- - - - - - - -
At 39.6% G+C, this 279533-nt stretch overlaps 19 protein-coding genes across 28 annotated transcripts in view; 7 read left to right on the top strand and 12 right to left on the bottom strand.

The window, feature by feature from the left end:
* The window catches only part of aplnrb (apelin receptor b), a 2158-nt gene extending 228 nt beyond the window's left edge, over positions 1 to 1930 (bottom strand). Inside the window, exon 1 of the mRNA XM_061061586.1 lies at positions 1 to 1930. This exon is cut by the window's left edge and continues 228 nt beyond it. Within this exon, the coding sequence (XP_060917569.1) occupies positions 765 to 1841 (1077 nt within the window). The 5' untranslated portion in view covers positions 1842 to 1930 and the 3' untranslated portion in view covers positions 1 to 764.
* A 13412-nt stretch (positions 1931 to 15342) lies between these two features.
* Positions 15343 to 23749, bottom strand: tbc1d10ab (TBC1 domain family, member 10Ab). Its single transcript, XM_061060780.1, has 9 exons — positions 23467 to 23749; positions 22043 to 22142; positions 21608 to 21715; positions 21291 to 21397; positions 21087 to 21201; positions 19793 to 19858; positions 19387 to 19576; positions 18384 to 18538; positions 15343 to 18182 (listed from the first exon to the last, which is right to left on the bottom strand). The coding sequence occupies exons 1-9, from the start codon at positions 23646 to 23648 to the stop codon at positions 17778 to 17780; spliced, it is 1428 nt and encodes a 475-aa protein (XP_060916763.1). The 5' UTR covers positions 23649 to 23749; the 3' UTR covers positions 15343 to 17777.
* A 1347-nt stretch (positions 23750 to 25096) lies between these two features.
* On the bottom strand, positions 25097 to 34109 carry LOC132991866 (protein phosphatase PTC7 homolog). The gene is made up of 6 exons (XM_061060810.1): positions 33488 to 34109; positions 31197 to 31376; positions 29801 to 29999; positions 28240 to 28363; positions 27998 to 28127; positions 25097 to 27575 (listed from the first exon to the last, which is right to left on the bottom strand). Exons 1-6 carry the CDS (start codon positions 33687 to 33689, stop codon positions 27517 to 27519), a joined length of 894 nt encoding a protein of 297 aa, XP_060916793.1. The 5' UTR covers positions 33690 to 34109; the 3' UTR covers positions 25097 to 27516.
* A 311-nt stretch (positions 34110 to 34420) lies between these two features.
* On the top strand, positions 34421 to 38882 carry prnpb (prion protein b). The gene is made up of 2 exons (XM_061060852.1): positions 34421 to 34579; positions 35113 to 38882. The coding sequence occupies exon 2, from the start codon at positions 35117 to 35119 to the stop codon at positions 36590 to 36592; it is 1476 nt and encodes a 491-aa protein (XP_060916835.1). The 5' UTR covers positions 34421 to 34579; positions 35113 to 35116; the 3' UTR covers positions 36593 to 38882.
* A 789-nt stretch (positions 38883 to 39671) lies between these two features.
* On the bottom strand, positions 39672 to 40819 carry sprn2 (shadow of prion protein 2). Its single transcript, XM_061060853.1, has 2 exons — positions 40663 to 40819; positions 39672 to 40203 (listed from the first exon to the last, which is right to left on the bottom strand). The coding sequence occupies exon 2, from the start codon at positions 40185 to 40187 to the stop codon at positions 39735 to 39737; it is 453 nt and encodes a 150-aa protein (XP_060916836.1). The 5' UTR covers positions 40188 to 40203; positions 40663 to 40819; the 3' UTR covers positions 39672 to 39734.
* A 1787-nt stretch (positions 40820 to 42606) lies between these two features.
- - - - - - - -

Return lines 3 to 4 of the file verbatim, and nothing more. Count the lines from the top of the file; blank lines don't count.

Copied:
* The window catches only part of aplnrb (apelin receptor b), a 2158-nt gene extending 228 nt beyond the window's left edge, over positions 1 to 1930 (bottom strand). Inside the window, exon 1 of the mRNA XM_061061586.1 lies at positions 1 to 1930. This exon is cut by the window's left edge and continues 228 nt beyond it. Within this exon, the coding sequence (XP_060917569.1) occupies positions 765 to 1841 (1077 nt within the window). The 5' untranslated portion in view covers positions 1842 to 1930 and the 3' untranslated portion in view covers positions 1 to 764.
* A 13412-nt stretch (positions 1931 to 15342) lies between these two features.